Tag Archives: robotics

Toyota’s New Robot runs ROS

ROS is making headway into industrial robotics in a big way.
Toyota’s new human assistance robot runs ROS.


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Rise of “forever day” bugs in industrial systems

Arstechnica has an interesting article examining the effect of unpatched vulnerabilities in industrial control systems.
Specific mention is made of an exploit allowing remote code execution on robots using some old ABB software.

According to an advisory (PDF) issued last week by the US Cyber Emergency Response Team, the flaw in ABB WebWare Server won’t be fixed even though it provides the means to remotely execute malicious code on computers that run the application.


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The world’s fastest Rubik’s Cube-solving robot

A couple of friends of mine are now officially internet famous, having their Rubik’s Cube solving robotics project linked on Engadget and Physorg.

Solving the cube in 10.69 seconds it is now the current world record holder!
Take a look.

Congratulations guys!

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Cloud Robotics @ Google IO 2011

At Google IO 2011 Ryan Hickman, Damon Kohler, Ken Conley, Brian Gerkey gave an interesting talk about robotics work that was occurring at Google.
If you’re interested in robotics at all I really think it’s worth a look. The gist of the first half of the talk is that cloud based services for object recognition and perception allow computing power to be moved off the robot and into the cloud. This allows information sharing between robots and can leverage tougher computing problems using the massive power available in the cloud.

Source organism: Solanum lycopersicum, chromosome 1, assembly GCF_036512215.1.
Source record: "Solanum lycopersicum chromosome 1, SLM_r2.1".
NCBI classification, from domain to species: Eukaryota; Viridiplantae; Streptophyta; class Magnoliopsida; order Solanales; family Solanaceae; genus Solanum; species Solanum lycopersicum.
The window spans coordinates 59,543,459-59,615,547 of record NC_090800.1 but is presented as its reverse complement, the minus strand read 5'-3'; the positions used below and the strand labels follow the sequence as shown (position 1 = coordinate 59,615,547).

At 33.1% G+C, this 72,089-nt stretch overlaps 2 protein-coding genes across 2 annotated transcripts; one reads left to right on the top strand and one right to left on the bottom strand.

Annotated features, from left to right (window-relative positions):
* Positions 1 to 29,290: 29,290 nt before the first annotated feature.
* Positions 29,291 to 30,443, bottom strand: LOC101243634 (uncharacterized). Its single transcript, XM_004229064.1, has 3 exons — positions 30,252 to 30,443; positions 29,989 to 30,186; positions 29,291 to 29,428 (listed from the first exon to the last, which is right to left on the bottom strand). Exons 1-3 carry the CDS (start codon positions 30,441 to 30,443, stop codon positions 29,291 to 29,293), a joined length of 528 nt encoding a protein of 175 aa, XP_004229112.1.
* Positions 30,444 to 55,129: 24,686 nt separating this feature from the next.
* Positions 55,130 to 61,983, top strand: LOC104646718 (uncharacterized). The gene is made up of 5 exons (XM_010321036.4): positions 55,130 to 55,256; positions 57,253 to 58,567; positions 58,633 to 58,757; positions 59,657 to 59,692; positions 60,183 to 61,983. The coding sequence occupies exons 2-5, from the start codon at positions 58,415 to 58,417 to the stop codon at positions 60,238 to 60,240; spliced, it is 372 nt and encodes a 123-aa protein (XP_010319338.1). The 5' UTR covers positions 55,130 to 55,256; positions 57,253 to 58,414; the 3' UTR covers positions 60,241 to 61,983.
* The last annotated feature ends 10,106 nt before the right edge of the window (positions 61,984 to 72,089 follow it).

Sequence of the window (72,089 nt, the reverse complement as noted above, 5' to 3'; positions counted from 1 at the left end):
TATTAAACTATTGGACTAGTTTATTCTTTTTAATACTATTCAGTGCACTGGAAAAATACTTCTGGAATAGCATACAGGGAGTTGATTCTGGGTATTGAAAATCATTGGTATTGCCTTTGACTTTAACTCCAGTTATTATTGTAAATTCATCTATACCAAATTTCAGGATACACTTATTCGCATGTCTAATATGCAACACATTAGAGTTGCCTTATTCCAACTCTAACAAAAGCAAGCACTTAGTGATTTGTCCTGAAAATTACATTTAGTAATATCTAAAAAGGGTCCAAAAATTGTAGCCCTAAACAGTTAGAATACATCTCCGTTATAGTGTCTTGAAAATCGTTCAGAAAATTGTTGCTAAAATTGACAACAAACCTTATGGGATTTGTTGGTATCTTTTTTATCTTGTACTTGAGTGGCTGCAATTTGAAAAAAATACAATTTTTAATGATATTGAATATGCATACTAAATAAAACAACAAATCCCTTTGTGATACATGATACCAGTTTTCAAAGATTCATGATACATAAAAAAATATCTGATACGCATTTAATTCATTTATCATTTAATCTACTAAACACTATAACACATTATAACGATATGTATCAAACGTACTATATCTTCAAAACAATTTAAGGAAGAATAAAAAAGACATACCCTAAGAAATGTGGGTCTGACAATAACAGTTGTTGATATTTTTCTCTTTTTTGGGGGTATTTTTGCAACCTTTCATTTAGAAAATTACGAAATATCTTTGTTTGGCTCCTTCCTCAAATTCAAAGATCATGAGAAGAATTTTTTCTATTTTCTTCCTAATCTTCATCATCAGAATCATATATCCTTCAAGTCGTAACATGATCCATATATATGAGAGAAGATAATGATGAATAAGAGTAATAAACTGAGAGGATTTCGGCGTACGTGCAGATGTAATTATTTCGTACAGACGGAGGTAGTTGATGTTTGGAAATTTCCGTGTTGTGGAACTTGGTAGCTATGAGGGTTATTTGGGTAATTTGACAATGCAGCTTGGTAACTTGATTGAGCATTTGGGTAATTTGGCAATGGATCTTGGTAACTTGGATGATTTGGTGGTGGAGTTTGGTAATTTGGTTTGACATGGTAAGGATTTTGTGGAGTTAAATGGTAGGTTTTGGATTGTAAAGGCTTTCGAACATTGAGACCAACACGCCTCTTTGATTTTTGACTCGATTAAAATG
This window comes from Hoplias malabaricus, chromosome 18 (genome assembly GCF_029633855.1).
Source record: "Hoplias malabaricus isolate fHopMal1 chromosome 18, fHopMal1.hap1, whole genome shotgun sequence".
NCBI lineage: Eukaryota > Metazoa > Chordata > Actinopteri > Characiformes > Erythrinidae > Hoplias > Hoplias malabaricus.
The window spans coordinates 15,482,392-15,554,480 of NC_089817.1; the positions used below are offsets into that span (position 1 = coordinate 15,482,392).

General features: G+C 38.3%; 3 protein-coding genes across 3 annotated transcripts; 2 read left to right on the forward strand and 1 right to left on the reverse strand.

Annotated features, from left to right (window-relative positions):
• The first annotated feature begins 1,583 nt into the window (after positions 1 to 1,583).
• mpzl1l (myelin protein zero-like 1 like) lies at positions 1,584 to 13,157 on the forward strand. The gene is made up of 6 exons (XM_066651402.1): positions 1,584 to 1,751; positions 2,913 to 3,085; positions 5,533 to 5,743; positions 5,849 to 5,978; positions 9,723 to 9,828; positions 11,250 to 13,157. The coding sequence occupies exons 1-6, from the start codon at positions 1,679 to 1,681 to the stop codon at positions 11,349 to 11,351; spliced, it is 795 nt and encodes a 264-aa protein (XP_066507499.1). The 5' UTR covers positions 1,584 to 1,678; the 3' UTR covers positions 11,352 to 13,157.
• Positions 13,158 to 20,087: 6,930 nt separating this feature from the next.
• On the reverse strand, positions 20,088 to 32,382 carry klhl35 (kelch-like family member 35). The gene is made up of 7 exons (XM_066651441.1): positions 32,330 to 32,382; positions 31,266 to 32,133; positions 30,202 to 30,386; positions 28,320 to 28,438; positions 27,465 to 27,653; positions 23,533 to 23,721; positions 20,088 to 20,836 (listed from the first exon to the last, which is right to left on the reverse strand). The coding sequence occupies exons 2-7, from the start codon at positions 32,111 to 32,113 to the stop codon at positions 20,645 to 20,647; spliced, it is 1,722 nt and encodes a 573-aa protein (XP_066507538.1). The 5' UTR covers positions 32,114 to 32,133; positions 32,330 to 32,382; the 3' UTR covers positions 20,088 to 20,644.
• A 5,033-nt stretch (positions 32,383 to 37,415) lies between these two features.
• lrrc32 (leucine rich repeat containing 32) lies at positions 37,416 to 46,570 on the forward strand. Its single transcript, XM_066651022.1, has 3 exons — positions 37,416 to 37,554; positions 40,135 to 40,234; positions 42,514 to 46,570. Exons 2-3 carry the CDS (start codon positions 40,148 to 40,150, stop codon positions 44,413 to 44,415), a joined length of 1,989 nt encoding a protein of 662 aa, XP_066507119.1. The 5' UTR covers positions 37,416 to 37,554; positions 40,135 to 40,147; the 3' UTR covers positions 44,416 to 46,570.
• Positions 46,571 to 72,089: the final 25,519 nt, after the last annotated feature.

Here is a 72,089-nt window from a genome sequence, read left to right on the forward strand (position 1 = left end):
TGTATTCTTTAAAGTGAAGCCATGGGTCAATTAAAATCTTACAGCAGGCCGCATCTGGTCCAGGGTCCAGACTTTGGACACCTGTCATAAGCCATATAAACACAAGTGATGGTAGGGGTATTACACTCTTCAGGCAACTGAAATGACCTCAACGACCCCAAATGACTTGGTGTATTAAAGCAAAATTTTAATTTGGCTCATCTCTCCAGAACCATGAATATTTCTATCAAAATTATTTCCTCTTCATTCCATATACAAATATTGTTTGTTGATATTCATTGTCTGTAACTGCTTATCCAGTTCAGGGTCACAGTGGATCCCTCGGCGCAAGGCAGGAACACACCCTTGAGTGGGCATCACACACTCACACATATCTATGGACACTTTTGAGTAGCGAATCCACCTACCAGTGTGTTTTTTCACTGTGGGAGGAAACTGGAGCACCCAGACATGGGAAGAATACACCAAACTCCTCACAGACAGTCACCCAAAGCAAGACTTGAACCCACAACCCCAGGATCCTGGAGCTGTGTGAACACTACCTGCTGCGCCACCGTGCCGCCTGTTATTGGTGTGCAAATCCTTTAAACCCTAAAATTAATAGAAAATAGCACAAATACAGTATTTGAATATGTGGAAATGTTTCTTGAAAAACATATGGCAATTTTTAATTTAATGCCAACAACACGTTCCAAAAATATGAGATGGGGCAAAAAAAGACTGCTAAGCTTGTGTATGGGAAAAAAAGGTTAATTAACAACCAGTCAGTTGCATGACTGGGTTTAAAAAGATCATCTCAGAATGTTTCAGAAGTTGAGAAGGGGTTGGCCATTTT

During the second half of the talk Damon Kohler spoke about his work to get robotics and sensors available to the average hobbyist through the use of Android and other commodity hardware (including the Kinect!).
Some of the projects referenced in the video have been previously linked on this blog.
It’s great to see hobbyist hackers recognised.
He announced rosjava, a port of ROS (Robotic Operating System) to Java to run natively on Android.
Combined with the Android Open Accessories Development Kit, I can see some really interesting applications and excuses to buy new hardware… And it’s all open source!

Recommended viewing:

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3D Printer Build

This weekend I took a break from Kinect software hacking and did some hardware hacking instead.

RepRap is an open source hardware project to create a desktop 3D printer that is constructible from parts that are easily printable themselves. The vision is to make a self-replicating machine, and it has very exciting implications for personal manufacturing.

The printers deposit layers of plastic to build up a 3D object. If you imagine a Pen Plotter that moves a pen mechanically to draw images on large format paper, you have the idea. Instead of the pen depositing ink, the print head deposits molten plastic. Instead of just moving in 2 dimensions the print head can move vertically too. There’s your 3D printer.
It is well worth watching at least some of the following video to get the idea:

The RepRap electronics and hardware are completely open source and make use of other open hardware projects like the Sanguino (think Arduino). If you’re interested in the tech specs of the motherboard see here.

For tinkerers who don’t want to spend their life SMT soldering, the awesome folks at MakerBot Industries sell mostly pre-assembled electronics. They also have a derivative of the RepRap called the CupCake CNC which sacrifices some of the ‘all-parts printable’ ethos of the RepRap for a more reliable and robust printer.

I bought all the parts required to construct a CupCake CNC from the MakerBot guys and spent about 21 hours this weekend constructing my printer.